Transit Policy Is Pivotal on Road to the White House
Knowledge in Action:
Transit Policy Is Pivotal on Road to the White House
By Matthew Kredell
Photo by John Roberson
Following decades of bipartisan consensus, federal transit policy has turned into a hot-button issue in a presidential election for the first time.
Lisa Schweitzer, associate professor at the USC Sol Price School of Public Policy, took a look at what the various proposals and candidate positions mean for the future of U.S. infrastructure during a discussion on March 21.
Two USC Price students – Ph.D. candidate Mohja Rhoads and Master of Public Policy student Theodore Minch – joined Schweitzer in the discussion.
The event was part of the “Road to the White House 2012: Politics, Media and Technology, a weekly conversation series presented by USC Price’s Judith and John Bedrosian Center on Governance and the Public Enterprise, the USC Annenberg School for Communication and Journalism’s Center on Communication Leadership & Policy, and the USC Dornsife College of Letters Arts and Sciences’ Jesse M. Unruh Institute of Politics.
Schweitzer provided a brief history of how federal transit policy got to where it is today. The policy began in 1956 when the gas tax was created with the express purpose of going into a highway trust fund. For the next 30 years, the federal role in transportation was to build those highways.
In 1987, with the initial highway system complete, public opinion broke into two factions. One believed the federal gas tax should end, and the states should control and maintain their links of the national highway system. The other thought this revenue was still needed for transit projects, maintaining roads and rebuilding bridges.
The path for how this federal money would be handled in the post-interstate era was decided in 1992, when the Intermodal Surface Transportation Efficiency Act set out that federal gas-tax revenue would be used to help cities build better transit systems.
In 2009, the highway trust fund had a $9 billion deficit. The gas tax, which sits at 18.4 cents per gallon, hadn’t been raised since 1992. The recession hit, gas prices climbed and many people couldn’t afford to drive as much. Consequently, gas tax revenues took a nose dive.
“The political firestorm became much hotter, and the partisanship that had been growing arguably since 1987 and really took off in 1992 just got splintered in a way we had never really experienced in transportation before,” Schweitzer said.
Policymakers were left with three options – to raise the federal gas tax, reduce the federal role in transportation by authorizing fewer programs and projects or take money out of the general fund to make up the deficit. The latter option has been the temporary fix used thus far.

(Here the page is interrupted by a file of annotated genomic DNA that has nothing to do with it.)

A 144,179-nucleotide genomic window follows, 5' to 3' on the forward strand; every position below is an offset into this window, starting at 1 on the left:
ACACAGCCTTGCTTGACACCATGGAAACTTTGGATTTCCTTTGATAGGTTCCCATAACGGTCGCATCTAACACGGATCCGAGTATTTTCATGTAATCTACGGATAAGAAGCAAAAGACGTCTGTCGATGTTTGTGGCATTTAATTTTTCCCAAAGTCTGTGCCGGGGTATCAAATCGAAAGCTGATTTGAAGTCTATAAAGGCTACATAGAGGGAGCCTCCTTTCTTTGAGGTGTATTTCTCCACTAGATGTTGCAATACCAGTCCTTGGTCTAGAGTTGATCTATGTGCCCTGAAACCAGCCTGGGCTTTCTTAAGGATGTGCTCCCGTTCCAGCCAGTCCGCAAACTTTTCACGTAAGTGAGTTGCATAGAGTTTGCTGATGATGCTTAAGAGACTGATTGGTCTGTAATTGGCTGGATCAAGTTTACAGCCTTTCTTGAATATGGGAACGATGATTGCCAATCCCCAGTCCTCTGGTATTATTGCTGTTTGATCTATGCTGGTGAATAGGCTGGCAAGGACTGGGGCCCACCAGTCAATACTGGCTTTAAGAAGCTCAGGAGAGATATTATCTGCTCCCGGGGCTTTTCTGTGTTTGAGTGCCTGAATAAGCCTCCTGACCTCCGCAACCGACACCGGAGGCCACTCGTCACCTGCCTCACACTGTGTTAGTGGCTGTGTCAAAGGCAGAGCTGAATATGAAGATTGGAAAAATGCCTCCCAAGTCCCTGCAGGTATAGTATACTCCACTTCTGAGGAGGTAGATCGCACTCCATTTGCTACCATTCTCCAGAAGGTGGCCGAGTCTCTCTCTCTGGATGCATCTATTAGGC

Proposed legislation in each house is not expected to go anywhere this year. The Senate bill, introduced by Sen. Barbara Boxer (D-Calif.), would compromise on eliminating some earmarks and making some cuts while maintaining transit funding. It’s not a long-term solution but essentially another extension.
The bill has passed through the Democrat-controlled Senate but isn’t expected to be considered by the Republican-controlled House of Representatives, which has a bill that would eliminate earmarks, cut transit/bike funding from general-fund programs and reduce the federal role.
It appears this year will see another basic extension of subsidizing the highway trust fund from the general fund, which is not sustainable.
“The problem with that is that next year the highway trust fund is going to be officially bankrupt,” Schweitzer said. “We can’t keep passing these extensions.”
More permanent solutions include raising the federal gas tax; focusing on user fees, fares, tolls and ticket sales rather than taxes; creating a national infrastructure bank that would leverage private investment to fund public-work endeavors; and reducing the federal transit role or eliminating it all together and make it a local issue.
The first two options do not go over well with voters.
“In my opinion, the conversation is much better now than it was a decade ago,” Rhoads said of spreading user fees. “It’s there but it’s just highly unpopular among voters, so there’s not many leaders [who will put it] on their agenda.”
There are a lot of people, particularly the ones who live in rural areas, who don’t understand why they should be paying for rail in Dallas and would like to see the federal gas tax eliminated. As a donor state that contributes more gas tax to the feds than it gets back, California would be better off by turning that 18.4 cents per gallon into a state tax.
However, there is a benefit to having a federal fund.
“You have a centralized nexus of a lot of money,” Minch said. “It opens up doors in terms of financing and bond issues. With the federal government involved, you have the full faith and credit of the U.S. as a backstop to insure investment.”
President Obama, who Schweitzer said places a lot of importance on transit policy, is a supporter of a national infrastructure bank. As an example of the partisan splintering on transit in recent years, Schweitzer cited how high-speed rail used to be a bipartisan issue until Obama made it a centerpiece of his agenda. Then conservatives treated high-speed rail as a symbol of how liberals don’t understand that you can’t keep spending with the country in financial trouble.
Mitt Romney takes a moderate opinion on transit policy. He has said that infrastructure is essential for the economy and that he is willing to invest, and even borrow in some circumstances, if there is going to be a reliable revenue stream.